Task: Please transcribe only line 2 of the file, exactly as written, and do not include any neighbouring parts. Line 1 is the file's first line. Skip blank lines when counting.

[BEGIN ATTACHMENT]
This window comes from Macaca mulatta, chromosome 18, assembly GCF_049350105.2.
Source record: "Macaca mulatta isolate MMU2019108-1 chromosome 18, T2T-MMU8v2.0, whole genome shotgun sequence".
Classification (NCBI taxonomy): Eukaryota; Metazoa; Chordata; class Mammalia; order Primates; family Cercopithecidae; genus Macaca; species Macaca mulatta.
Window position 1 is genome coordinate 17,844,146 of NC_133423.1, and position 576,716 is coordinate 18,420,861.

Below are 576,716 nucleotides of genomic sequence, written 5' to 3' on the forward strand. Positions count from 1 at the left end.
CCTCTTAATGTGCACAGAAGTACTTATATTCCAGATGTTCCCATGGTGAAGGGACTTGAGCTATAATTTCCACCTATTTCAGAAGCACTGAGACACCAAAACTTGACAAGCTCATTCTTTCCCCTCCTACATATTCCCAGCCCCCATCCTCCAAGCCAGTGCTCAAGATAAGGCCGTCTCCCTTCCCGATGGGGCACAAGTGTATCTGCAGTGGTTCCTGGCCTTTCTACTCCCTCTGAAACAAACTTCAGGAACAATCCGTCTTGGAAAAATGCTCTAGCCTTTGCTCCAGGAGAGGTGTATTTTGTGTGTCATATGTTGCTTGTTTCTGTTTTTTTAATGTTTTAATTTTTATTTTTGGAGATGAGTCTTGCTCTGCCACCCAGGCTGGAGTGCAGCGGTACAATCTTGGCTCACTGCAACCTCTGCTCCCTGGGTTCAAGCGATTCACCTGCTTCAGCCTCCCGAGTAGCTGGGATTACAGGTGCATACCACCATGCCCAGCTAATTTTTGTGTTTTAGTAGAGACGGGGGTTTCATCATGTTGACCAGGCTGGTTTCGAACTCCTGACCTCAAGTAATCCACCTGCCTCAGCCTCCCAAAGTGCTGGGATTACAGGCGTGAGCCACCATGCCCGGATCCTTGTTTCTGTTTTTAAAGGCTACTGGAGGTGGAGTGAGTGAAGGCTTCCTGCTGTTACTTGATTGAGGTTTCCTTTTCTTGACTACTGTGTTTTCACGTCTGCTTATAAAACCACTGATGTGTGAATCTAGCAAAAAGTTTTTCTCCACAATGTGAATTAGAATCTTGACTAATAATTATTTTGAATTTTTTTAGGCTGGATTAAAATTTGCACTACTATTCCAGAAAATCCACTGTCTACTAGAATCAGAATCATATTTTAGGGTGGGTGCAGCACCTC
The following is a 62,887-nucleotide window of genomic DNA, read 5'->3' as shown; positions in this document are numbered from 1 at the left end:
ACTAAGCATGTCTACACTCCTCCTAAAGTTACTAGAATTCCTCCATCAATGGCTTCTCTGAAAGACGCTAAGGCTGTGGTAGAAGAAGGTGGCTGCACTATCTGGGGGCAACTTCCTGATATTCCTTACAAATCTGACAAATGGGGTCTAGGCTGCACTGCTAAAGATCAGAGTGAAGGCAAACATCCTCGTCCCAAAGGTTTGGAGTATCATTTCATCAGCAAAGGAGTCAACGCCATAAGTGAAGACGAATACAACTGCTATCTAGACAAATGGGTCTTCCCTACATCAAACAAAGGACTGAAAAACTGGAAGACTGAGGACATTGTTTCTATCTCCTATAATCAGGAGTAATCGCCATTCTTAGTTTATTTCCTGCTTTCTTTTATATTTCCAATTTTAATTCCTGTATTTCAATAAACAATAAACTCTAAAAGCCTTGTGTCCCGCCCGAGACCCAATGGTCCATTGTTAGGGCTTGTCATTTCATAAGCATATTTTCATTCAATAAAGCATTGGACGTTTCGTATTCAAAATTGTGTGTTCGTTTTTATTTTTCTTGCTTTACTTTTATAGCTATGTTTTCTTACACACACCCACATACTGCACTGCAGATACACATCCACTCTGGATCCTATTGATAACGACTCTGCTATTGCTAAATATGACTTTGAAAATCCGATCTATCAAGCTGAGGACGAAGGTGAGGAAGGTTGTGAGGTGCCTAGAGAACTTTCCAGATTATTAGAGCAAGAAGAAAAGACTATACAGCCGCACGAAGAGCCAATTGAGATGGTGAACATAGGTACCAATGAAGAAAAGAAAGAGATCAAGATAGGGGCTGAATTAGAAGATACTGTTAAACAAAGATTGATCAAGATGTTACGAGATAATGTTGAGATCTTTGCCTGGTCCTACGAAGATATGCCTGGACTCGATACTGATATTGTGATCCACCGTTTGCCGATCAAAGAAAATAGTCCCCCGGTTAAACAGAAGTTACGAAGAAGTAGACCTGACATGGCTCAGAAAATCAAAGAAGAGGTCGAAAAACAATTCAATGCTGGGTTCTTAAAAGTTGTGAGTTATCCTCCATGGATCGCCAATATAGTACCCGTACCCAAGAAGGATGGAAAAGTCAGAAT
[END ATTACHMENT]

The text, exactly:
Source record: "Macaca mulatta isolate MMU2019108-1 chromosome 18, T2T-MMU8v2.0, whole genome shotgun sequence".